We’ve developed a health and wellbeing strategy that combines awareness, prevention, health solutions and a support structure to empower our employees to be at their best. The strategy is underpinned by a Health and Wellbeing Framework, which focuses activities in four areas: supporting healthier minds, developing healthier bodies, building healthier places and creating healthier cultures. We target our investment to the needs of our employees based on employee health baseline data, which we gather from employee health checks, online assessments, workshops and surveys. This baseline ensures that each initiative has maximum impact on overall employee health, and we repeat it every two years in order to measure our strategic impact. More than 60% of our employees participate.
Since we started to focus on health and wellbeing three years ago a lot has happened. On mental health specifically, employees now have access to a network of more than 120 active Mental Health First Aiders who operate across our European business. In total more than 400 employees have received Mental Health First Aid (MHFA) training and/or awareness training.
This has done a lot to reduce stigma and create a more open dialogue on this often ‘hidden’ topic. From January 2016, all our new employees receive MHFA Lite training as part of their induction, further embedding our ‘stigma-free’ culture.
In October 2015 we became the first company in the construction industry to publicly commit to and acknowledge employee mental health by signing the Time to Change pledge, England’s biggest programme to challenge mental health stigma and discrimination. We hope to inspire our industry peers to do the same.
Poor mental health and suicide rates are higher in the construction industry than any other professional sector. The statistics are staggering: a construction worker commits suicide every two days in the UK, according to the union UCATT, and statistics from around the world show that construction workers are six times more likely to commit suicide than fall from a height. What we want to do next is take all we have learnt and done, and work with our supply chain to spread the impact. The industry is a melting pot for all the main mental health risk factors: it has a high proportion of men, people work very long days, often in poor weather, they are away from home for long periods of time, and they can face occupational redundancy (when one job ends they are never sure where the next will come from). The industry rightly puts so much effort into protecting the physical safety of its employees and we want to elevate mental health to the same standard.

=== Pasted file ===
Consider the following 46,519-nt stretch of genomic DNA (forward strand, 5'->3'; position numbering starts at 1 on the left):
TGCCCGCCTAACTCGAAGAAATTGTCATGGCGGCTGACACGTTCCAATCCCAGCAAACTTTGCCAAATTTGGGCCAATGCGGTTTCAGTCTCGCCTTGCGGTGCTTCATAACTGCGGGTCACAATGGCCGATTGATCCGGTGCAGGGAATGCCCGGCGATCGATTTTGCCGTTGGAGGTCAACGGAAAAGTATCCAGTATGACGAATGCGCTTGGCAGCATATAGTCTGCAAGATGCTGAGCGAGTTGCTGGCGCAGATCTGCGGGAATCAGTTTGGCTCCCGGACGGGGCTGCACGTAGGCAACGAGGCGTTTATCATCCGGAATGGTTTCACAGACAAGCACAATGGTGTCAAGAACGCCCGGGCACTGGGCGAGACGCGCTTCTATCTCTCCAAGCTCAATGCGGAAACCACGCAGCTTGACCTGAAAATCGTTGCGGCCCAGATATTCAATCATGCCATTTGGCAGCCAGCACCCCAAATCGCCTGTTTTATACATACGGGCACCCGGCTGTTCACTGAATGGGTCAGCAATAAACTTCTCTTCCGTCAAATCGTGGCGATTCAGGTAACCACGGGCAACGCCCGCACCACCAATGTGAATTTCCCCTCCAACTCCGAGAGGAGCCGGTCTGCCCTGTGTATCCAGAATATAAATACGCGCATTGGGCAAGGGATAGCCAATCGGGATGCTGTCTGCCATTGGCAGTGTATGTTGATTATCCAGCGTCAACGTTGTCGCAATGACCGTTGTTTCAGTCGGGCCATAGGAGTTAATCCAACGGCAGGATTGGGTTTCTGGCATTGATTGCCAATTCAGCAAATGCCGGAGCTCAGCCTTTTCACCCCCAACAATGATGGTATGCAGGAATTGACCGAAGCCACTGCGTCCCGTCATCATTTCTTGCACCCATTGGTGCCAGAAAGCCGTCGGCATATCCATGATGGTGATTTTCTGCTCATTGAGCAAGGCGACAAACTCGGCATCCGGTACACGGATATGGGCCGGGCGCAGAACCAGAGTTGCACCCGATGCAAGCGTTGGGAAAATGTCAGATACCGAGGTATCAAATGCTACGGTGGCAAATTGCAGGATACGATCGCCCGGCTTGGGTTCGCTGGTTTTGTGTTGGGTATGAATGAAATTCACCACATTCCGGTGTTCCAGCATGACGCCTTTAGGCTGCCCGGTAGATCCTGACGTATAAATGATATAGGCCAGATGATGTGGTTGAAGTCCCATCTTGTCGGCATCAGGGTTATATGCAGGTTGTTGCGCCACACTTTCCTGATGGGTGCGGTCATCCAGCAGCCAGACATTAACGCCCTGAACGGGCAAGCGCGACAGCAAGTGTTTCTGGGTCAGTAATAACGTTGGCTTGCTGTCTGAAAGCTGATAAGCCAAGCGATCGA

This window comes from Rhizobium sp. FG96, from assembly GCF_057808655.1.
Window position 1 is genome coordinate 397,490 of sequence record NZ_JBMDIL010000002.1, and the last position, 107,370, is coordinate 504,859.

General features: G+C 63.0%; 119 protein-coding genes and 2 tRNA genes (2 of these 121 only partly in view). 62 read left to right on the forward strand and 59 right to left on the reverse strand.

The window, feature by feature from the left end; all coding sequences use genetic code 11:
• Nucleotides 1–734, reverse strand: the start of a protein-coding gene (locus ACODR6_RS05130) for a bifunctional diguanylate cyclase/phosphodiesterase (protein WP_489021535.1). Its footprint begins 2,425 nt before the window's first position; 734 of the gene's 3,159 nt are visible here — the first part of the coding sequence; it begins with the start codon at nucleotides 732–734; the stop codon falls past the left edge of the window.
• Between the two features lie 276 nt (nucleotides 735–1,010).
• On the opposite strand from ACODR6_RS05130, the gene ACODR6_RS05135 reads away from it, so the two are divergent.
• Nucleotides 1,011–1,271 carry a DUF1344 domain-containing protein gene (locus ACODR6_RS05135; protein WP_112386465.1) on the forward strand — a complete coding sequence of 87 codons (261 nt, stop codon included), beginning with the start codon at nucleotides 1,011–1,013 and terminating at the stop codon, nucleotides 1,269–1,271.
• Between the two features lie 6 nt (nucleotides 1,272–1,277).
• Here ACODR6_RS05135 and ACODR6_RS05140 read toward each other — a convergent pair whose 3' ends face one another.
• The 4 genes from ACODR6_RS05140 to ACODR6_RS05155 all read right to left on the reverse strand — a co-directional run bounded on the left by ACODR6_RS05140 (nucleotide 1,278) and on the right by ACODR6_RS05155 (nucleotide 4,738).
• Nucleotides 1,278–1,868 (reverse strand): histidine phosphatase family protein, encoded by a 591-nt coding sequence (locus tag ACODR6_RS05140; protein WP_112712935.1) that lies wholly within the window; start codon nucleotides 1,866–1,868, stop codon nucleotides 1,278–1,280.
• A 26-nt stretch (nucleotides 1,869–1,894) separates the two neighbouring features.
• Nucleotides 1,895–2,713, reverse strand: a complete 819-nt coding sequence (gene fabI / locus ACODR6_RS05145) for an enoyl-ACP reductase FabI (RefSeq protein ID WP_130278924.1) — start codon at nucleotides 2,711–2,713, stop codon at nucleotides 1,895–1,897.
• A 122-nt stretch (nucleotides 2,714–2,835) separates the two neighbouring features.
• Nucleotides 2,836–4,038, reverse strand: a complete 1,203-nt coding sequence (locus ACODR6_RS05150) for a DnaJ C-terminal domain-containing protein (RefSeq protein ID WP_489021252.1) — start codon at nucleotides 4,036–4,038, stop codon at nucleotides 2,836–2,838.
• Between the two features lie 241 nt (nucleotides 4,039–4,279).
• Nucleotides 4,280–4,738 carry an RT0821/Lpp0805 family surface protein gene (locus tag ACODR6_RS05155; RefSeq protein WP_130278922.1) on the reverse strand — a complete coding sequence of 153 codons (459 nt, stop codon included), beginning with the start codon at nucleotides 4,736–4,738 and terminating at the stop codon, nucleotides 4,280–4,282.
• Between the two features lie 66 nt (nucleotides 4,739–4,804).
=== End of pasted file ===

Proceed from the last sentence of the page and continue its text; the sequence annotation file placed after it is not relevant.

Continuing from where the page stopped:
In 2015 we introduced four days’ annual wellbeing leave for everyone. It is ok to work hard but people need time to recover. This leave—and we encourage employees to take a day every quarter, in addition to their annual leave allowance—helps us set that culture. Not only can people take a day off when they really need it, but also, spending a day doing something for themselves has a positive impact on morale, as well as helping them to return to work feeling more engaged and energised. Overall this increases employees’ mental and physical resilience.
As part of our approach to health, safety and wellbeing we actively encourage a work-life balance and a flexible approach to working. Nearly half (41%) of our employees now work on a flexible basis and they show higher levels of engagement too. We are working towards implementing a framework that will allow managers and teams to find flexible working solutions that accommodate different needs, priorities and lifestyles.
The benefits of CMHA membership include giving us access to different thinking and best practice, peer review and challenge of our approach, and being able to contribute to the kind of united voice that is so important when you are trying to change culture. Our people are telling us it’s making a difference.
Between 2013 and 2015 our engagement surveys showed a 67% increase in the number of employees who felt there was higher awareness around mental health and that they were personally more supported. There was an increase of 30% in the number of employees who felt more resilient.
We gather data on mental health via our engagement surveys and through participation in the programmes we run. We will support the CMHA minimum data set exercise and we participate in the Mind Benchmarking Index to identify gaps in what we offer and learn from best practice both inside and outside our industry.
The industry rightly puts so much effort into protecting the physical safety of its employees and we want to elevate mental health to the same standard.